The British Shorts Film Festival starts tonight

British-Shorts-Film-FEstival

Berlin’s own British Shorts Film Festival (Thursday, January 15 – Monday, January 19) has its finger firmly on the pulse of both student and professional emerging filmmaking talent from the UK and Ireland. The festival is growing – this year, it is one day longer than previous editions, and boasts two new venues in addition to the traditional platforms Sputnik Kino and Filmkunst 66 – the opening night is at Badehaus Szimpla, a former worker’s bathhouse in the complex of clubs at Revaler Strasse 99 (RAW Tempel, Cassiopeia, etc.) and the festival will also screen at the Acudkino in Mitte.

a unique outsider perspective and a Berlin connection

As distinct from other British shorts compendiums compiled on their home turf and sent abroad, this one has a unique outsider perspective and a Berlin connection. All three of the festival curators – Julia Elger, Jürgen Fehrmann and Andrea Stosiek – are Berlin-based Germans. Elger is a filmmaker. Fehrmann is the co-founder and coordinator of the 11-year-old Lichtspielklub film and performance club, and also a graphic designer and a DJ. Stosiek is the coordinator of the summer open air screenings at the Cassiopeia club, Lichtspielklub co-founder and coordinator, as well as the owner and manager of the festival’s main venue, the Sputnik Kino in Kreuzberg.

The festival’s origins stretch back through to the early years of Lichtspielklub, which was a Wednesday night film club that was established in 2004 and used to be held in an unnamed art space on Schönhauser Allee later called General Public. Lichtspielklub is all about presenting cinema in a more interactive, multimedia context, silent films with live soundtracks, live performances and/or DJs after the films, or “shadow and light and what you could do with it,” as Stosiek puts it. The British Shorts festival is in a similar vein. The festival started out in 2007 as a theme night at Lichtspielklub, with the connections to Britain stemming from Elger’s studies in filmmaking at the University of Bedfordshire.

The curators send out a call to every platform for filmmakers in the UK, including universities with film departments. The festival also works with production companies and film labels such as Warp Films, an arm of Warp Records. The rest of the submissions come in through strong word of mouth from previously participating filmmakers.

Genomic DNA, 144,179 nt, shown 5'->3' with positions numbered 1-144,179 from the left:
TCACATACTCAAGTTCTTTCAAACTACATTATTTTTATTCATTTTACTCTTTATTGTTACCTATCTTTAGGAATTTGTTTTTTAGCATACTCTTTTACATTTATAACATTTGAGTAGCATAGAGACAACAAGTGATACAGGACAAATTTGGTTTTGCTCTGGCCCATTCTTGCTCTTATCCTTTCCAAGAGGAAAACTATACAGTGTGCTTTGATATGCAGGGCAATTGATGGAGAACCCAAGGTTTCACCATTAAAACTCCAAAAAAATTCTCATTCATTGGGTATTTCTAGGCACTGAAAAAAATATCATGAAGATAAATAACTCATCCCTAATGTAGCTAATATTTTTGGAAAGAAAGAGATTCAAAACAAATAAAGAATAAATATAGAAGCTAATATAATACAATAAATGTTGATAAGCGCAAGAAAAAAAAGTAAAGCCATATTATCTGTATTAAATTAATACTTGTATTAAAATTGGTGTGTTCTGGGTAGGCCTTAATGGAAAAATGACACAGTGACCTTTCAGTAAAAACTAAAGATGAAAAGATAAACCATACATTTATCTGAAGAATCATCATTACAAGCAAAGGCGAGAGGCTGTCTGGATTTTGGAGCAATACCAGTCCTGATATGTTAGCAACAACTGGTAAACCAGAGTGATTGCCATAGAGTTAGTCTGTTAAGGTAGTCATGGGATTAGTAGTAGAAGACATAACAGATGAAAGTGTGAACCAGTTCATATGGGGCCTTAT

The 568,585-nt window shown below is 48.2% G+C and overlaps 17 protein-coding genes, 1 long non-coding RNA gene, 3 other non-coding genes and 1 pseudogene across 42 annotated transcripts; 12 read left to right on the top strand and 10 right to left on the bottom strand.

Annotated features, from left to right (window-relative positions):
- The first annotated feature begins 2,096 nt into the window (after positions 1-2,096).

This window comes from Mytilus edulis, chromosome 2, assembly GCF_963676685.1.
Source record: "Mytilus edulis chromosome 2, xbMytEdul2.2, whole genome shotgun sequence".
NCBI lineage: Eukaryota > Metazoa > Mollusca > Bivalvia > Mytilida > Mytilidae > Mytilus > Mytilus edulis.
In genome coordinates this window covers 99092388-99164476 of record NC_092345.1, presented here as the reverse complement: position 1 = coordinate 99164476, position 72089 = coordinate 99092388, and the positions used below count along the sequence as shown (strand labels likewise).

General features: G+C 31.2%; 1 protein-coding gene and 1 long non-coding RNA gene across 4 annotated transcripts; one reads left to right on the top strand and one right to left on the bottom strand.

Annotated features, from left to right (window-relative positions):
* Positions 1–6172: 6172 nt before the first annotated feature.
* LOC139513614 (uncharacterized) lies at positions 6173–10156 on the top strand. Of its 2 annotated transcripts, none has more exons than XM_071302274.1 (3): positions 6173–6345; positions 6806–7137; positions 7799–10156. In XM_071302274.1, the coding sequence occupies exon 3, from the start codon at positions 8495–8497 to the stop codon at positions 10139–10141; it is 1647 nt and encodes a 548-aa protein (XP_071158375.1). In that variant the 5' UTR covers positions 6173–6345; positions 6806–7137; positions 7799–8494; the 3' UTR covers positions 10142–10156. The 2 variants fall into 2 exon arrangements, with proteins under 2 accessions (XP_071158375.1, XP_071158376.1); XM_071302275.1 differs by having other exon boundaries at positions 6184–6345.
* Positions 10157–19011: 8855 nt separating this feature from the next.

“It’s quite interesting to see where the focus of filmmaking is – each year, it’s different,” said Stosiek. “Two years ago, it might have been a lot of horror movies and stories about problems with family and children.”

“Coming of age is always a big topic,” said Fehrmann. “We don’t know why. My theory is that young filmmakers who do short films start with something from their own experience and make films about coming of age. It’s not that far away for them.”
“Even though it would be easy to make a focus on what is the main subject among all the submitted films, we never do that,” added Stosiek. “Maybe it’s something en vogue or something political that the filmmaker sees and transforms into a piece of art, but we don’t [categorize], we just make screenings with different genres without any special topic.”
“We really want to avoid screenings with a special topic,” explained Fehrmann. “Most festivals do it like that, but we want to mix topics – like a good DJ set, the way you mix things on a mix tape. I was once at a short film festival where I saw 90 minutes of films about young people having problems with their parents, and I didn’t really want to see more of it after two or three films. Of course, we have a look at what films could work well together, and this is not easy to do, but we mix it – definitely.”